The Problem with Caitlyn Jenner’s Cover
Bruce Jenner is so 2014, it’s time for Caitlyn Jenner! Unless you live under a rock, you’ve probably seen the latest Vogue cover, featuring for the first time ever a transgender woman. Vogue isn’t alone, Time broke Transgender ground with Laverne Cox on their cover last year. All this media coverage, but there’s an issue no one is really talking about:
Being Transgender is still a huge problem
And no, it’s not a problem for us, it’s a problem for transgender people. To put it in perspective, let’s go back to 2008. Obama, the first black president, had just won the election. However, before he even stepped his foot into the White House, people were already declaring racism over. Yea, how did that work out?
Attention does not equal acceptance
See, that’s the issue with a sudden flurry of attention on something different, we think it means it’s done. One black president? Cool, racism is dead. Beat Russia to the moon? We’re finished with space. Honestly if we put Jared the Subway guy on the cover of something, half this country would think we defeated obesity.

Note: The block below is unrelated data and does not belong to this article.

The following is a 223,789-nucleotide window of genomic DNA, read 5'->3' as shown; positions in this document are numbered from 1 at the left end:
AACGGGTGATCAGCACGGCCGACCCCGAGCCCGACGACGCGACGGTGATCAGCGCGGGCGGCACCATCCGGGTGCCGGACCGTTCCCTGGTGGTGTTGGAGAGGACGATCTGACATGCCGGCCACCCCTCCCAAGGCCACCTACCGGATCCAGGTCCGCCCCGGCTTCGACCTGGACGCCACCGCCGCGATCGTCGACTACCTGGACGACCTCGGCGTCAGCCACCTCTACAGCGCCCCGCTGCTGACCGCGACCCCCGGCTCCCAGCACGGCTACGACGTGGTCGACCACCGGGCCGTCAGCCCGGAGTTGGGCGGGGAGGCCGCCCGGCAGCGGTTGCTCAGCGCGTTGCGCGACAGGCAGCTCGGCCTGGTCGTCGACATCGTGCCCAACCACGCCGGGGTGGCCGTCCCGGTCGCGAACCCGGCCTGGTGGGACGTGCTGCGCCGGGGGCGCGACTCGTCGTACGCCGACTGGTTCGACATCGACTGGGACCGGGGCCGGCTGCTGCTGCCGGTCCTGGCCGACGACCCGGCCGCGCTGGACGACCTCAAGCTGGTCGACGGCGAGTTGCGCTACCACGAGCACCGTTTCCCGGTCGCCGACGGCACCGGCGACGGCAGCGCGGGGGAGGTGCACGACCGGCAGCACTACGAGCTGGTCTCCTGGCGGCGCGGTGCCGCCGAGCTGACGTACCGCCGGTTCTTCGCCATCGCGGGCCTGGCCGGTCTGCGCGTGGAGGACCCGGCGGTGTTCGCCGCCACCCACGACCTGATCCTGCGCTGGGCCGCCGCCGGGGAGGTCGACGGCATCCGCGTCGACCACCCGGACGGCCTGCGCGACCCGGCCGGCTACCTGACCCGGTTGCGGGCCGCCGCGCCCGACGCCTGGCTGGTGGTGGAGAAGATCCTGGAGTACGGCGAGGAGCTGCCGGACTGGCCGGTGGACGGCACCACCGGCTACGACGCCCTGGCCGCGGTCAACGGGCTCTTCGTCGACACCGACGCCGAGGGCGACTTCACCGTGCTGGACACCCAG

But attention isn’t a bad thing
Don’t get me wrong, I’m in no way suggesting we just ignore transgender people, racial issues, or really anything wrong in general, I’m just saying we have to avoid treating these issues like fads. Our 24/7 news cycle never shuts off, so it tends to favor stories that can be found, consumed, and tossed aside quickly. We like our news stories to have 3 acts, even though most things in life rarely have a simple “the end” sign to them.
This is the start, not the end
I guess what I’m saying with all this is please don’t just pretend we’re done worrying about transgender issues. If my Facebook feed’s relative lack of bigotry is to be believed, we are making leaps and bounds in terms of acceptance. But as a society, there is still a lot of violence and anger towards transgender people.
We are making big strides here, but this isn’t a sprint, it’s a marathon. Take this media blitz for what it is, an education opportunity, and learn more about how it’s ok for people to be different. Don’t jump to conclusions about new things. As the great Mahatma Ghandi once said, “Yo, everybody just chill the hell out.”